Placental abruption (or abruptio placentae) refers to a premature separation of the normally implanted placenta after the 20th week of gestation and before the 3rd stage of labour. It is a potentially fatal complication of pregnancy and is a significant cause of third-trimester bleeding/antepartum haemorrhage.
The estimated incidence is ~1% of all pregnancies. The rate of placental abruption is thought to have dramatically increased in the past few years.
A number of risk factors have been associated with placental abruption, including:
- pre-eclampsia and maternal hypertension: up to 50% of cases
- prolonged rupture of membranes
- maternal age: pregnant women who are younger than 20 years or older than 35 years are at greater risk
- maternal trauma
- cigarette smoking
- cocaine use
- previous placental abruption
- short umbilical cord
- multifetal pregnancies
Patients with a placental abruption typically present with antepartum bleeding, uterine contractions, and fetal distress.
The exact aetiology is unknown, but the final pathophysiology is likely to rupture of a spiral artery with haemorrhage into the decidua basalis leading to separation of the placenta. The small vessel disease seen in abruptio placentae may also result in placental infarction.
According to the position of the abruption within the placenta it can be classified as:
Ultrasound is almost always the first (and usually the only) imaging modality used to evaluate placental abruption, but an index of suspicion should be maintained for the diagnosis since ultrasound is relatively insensitive for the diagnosis 9. This is partly because a retroplacental haematoma may be identified only in 2-25% of all abruptions.
The sonographic signs of placental abruption include:
- retroplacental haematoma (often poorly echogenic)
- intraplacental anechoic areas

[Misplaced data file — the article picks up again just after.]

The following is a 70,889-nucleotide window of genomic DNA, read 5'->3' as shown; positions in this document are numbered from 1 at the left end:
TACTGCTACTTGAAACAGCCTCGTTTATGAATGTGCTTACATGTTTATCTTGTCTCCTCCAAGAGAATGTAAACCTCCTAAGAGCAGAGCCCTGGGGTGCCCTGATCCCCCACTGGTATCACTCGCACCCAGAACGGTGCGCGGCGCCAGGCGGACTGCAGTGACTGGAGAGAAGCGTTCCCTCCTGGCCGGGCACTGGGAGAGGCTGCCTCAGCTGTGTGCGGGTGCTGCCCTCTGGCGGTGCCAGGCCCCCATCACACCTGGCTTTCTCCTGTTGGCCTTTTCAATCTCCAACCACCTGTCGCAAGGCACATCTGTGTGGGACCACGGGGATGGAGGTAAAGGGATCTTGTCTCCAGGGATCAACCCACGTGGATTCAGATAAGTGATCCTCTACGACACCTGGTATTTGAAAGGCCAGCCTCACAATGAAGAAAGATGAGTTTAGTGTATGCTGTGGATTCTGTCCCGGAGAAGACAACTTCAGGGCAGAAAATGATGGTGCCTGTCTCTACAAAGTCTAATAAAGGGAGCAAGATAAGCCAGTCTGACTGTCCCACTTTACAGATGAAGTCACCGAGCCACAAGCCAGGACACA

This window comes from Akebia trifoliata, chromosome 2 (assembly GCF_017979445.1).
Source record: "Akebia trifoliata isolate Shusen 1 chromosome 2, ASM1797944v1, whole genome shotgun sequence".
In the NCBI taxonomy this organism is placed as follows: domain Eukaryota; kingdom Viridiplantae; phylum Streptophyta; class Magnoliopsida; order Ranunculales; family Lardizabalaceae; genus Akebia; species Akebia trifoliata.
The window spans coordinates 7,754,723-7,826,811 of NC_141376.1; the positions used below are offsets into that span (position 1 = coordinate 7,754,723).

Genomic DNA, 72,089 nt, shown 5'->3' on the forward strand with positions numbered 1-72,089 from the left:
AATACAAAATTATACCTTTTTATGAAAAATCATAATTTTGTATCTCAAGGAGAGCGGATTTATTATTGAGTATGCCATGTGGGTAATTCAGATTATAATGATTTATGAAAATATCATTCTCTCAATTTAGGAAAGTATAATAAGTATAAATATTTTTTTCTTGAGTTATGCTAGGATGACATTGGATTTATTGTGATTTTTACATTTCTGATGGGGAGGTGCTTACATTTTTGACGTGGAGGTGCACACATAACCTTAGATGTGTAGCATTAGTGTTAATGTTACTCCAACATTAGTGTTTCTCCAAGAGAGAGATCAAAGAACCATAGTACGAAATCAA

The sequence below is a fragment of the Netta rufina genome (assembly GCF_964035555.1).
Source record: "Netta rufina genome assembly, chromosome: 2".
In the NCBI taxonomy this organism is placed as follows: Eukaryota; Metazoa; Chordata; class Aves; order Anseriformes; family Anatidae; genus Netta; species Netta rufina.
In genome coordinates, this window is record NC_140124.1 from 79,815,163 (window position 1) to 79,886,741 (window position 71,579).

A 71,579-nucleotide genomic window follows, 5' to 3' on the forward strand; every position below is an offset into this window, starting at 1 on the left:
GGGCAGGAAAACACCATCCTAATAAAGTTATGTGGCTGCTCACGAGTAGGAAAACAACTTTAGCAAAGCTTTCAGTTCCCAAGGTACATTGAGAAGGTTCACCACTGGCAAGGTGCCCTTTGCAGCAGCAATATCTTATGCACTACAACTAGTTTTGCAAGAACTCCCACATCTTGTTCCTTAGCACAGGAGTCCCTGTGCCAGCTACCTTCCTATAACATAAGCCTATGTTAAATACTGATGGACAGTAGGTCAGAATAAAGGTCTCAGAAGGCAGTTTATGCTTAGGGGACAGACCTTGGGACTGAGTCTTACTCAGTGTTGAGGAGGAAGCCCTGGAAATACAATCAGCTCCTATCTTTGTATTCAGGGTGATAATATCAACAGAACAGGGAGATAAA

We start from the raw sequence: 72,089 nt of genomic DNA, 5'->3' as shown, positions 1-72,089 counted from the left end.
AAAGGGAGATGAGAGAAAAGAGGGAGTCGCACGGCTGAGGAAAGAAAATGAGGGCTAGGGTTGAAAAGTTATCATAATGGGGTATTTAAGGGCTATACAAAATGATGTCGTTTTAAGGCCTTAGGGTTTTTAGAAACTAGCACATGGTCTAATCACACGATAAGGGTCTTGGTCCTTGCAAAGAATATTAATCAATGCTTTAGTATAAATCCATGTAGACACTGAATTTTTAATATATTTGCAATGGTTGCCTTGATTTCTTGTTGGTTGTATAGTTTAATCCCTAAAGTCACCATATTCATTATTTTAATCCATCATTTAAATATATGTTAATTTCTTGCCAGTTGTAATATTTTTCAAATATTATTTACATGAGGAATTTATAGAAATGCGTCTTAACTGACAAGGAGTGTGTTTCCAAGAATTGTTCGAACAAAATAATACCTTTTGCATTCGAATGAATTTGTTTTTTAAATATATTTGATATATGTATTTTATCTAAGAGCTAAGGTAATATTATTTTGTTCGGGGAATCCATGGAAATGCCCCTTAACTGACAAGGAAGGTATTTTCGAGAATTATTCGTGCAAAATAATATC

- separation and rounding of the placental edge
- thickening of the placenta: often to over 5.5 cm
- thickening of the retroplacental myometrium: usually should be 1-2 mm unless there is a focal myometrial contraction
- disruption in retroplacental circulation
- intra-amniotic echoes due to intra-amniotic haemorrhage
- blood in the fetal stomach
- intermembranous clot in twins
The echogenicity of haematomas depends upon their age. Acute haematomas imaged at the time of symptoms tend to be hyperechoic or isoechoic compared to the adjacent placenta. As the haematoma is commonly isoechoic to the placenta, it may be mistaken for focal thickening of the placenta. A 'normal' ultrasound does not exclude a placental abruption-particularly as the blood may have escaped through the vagina in the case of external haemorrhage
In other cases, the retroplacental haematoma may be hypoechoic or of heterogeneous echogenicity.
Since placental abruption is a concern in a pregnant patient who has undergone traumatic injury, CT is occasionally the first imaging modality used to evaluate the placenta.
The appearance of the placenta in the trauma patient is reviewed at "traumatic abruption placenta scale (TAPS)".